Monday 26 September 2016

iCabbi: a partner to global taxi industry

Gavan Walsh tells Sean Gallagher how getting lost on holidays in Portugal helped him come up with his cloud-based taxi dispatch business

Sean Gallagher

Published 31/01/2016 | 02:30

Sean Gallagher (centre) with iCabbi CEO and co-founder Gavan Walsh (right) and Brian Drysdale. Pic:Mark Condren
Sean Gallagher (centre) with iCabbi CEO and co-founder Gavan Walsh (right) and Brian Drysdale. Pic:Mark Condren

While every business industry has experienced change in recent years, much of it as a result of advances in technology, one in particular has been affected more than most - the taxi industry. It is not very long ago when most of us will remember that getting a taxi involved standing on the street corner, often in the rain, in the hope of hailing a passing cab. Today, however, with the emergence of names such as Hailo and Uber, we, as users, can now access a taxi from anywhere using an app on our mobile phones. Drivers who are registered show up on our app along with their registration number, driver's name and ID and the length of time it will take to arrive at our precise location. While revolutionary for users of taxis and for individual taxi owners, such advances in technology have forced traditional large taxi companies into a challenging position - how do they now compete?

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One Irish company which is helping them do just that is Dublin-based iCabbi. Set up in 2010, by founders Gavan Walsh, Niall O'Callaghan and Bob Nixon, the company already employs 47 staff and has an annual turnover of over €2.6m. Last week, I met up with iCabbi's CEO, Gavan, in the company's offices in Howth to find out what this innovative company is up to.

"We specialise in developing fleet management and booking software primarily for the taxi and private hire industry," says Gavan.

To explain where the company is positioned, he goes on to detail how there are basically two sides to the taxi industry. On one side, there are the likes of Hailo and Uber, who connect consumers directly with individual taxi drivers. On the other side are the traditional taxi companies whose office-based staff process most of their business over the phone and then dispatch these requests over a radio system to the drivers who work for them. It is in this traditional taxi company market that iCabbi now operates.

"It was about 15 years ago when the taxi industry experienced its first real taste of technology with the introduction of new data display systems, which helped taxi firms automate certain elements of the process of booking and dispatching a taxi," explains Gavan.

"However, the problem was that these systems were heavily dependent on expensive hardware that became obsolete almost as soon as it was installed. Today, however, our iCabbi system offers taxi firms access to the most advanced cloud-based dispatch system in the world and by using our SAAS (Software As A Service) model, companies no longer require expensive hardware or even software installations and can access everything they need via a simple browser. This really is the future," he says.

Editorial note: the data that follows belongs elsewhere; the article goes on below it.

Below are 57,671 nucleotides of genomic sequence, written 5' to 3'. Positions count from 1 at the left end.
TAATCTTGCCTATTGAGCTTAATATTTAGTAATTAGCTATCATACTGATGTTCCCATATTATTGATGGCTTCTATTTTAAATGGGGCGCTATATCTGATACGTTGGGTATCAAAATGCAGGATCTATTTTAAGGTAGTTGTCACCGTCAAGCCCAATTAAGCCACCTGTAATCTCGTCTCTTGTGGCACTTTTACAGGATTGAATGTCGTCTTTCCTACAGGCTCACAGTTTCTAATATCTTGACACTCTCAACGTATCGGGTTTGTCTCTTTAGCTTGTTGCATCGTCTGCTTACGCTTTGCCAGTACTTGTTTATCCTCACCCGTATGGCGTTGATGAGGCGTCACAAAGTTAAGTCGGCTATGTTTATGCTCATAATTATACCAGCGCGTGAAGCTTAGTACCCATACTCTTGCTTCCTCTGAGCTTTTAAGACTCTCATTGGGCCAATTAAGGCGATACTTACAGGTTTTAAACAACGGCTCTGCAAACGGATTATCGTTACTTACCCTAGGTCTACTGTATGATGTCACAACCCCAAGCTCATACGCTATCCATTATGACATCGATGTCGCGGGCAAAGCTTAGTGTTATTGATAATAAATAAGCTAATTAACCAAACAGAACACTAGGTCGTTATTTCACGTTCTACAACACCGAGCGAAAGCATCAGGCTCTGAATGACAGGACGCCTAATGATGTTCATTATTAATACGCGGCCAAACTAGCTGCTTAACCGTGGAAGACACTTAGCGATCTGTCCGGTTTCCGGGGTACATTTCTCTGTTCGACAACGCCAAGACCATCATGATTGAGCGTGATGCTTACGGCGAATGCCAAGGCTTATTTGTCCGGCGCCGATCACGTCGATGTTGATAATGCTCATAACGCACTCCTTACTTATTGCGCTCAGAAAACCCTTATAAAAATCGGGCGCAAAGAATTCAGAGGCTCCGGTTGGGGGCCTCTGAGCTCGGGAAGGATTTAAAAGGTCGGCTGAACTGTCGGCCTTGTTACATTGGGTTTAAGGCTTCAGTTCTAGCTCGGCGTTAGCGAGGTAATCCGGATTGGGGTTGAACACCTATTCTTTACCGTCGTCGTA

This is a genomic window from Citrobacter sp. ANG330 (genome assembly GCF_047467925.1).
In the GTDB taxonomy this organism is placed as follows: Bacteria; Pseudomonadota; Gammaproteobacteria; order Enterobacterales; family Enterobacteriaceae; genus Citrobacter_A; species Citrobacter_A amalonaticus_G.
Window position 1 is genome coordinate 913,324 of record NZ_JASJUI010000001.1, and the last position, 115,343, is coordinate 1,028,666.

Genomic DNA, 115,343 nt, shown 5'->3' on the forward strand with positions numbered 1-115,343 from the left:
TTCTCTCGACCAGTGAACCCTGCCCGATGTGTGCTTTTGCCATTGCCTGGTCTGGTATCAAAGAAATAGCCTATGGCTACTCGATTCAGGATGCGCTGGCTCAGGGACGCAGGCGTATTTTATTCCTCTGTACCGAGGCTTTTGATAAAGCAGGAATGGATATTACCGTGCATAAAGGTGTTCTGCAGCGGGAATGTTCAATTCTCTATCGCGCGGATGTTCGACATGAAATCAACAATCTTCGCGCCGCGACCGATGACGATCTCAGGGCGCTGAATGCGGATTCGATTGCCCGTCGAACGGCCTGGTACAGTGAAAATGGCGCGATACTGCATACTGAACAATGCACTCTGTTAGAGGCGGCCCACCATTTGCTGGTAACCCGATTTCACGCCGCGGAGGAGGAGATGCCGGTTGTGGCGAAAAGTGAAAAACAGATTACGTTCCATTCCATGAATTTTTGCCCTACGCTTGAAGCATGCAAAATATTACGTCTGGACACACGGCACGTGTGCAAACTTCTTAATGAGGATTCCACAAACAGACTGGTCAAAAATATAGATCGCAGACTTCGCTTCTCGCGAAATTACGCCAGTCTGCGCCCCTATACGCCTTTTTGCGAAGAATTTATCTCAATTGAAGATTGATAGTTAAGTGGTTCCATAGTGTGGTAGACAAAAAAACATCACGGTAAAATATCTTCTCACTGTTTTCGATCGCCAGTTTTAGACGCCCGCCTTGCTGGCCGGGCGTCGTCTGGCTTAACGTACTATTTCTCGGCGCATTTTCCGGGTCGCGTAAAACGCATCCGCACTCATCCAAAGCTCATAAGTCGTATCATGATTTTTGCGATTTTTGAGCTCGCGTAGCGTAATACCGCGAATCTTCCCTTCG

iCabbi currently has around 70pc of the Irish market of taxi companies but the vast majority of its revenue, however, now comes from export sales, particularly from larger taxi firms in the UK and USA, where its typical customers are firms with between 200 and 2,000 taxis.

As we stroll around the company's office, Gavan asks one of his team to call up on screen a display of its customers in one of the UK's largest cities - Leeds. Here, hundreds of red, green and yellow icons, each representing a taxi, can be seen making their way around the city, the different colours tracking who is free, occupied or en route to pick up customers - and all in real time.

"Our customer base is growing rapidly at present," explains an upbeat Gavan.

"Our international development team are in negotiations with several potential new customers across Europe as well as in Canada and Australia," he adds.

Gavan Walsh is no stranger to the transport business, having started his career as a driving instructor in his family's business - The Irish School of Motoring. He is originally from Sutton, in Dublin, and his interest in business started much earlier, in his teens, when he got involved in entrepreneurial ventures that ranged from selling Christmas trees to running social events in nightclubs around the city. After school, he joined the family's business and over time became head of the company's technical development. It was in 2009, while on holidays in Portugal with his girlfriend, that he first came up with the idea for iCabbi.

"This was before the days of Hailo," explains Gavan. "We left our hotel to go for a long walk but soon found ourselves lost in a remote area and unable to find our way back. It got me thinking that there had to be a way to use technology and your smart phone to identify where the nearest taxis were and to be able to book one of them directly without having to speak to anyone," he adds.

Once home from holidays and still excited about the concept, he immediately began assembling a team that could turn the idea into a reality. Shortly afterwards, along with his co-founders, he set up iCabbi.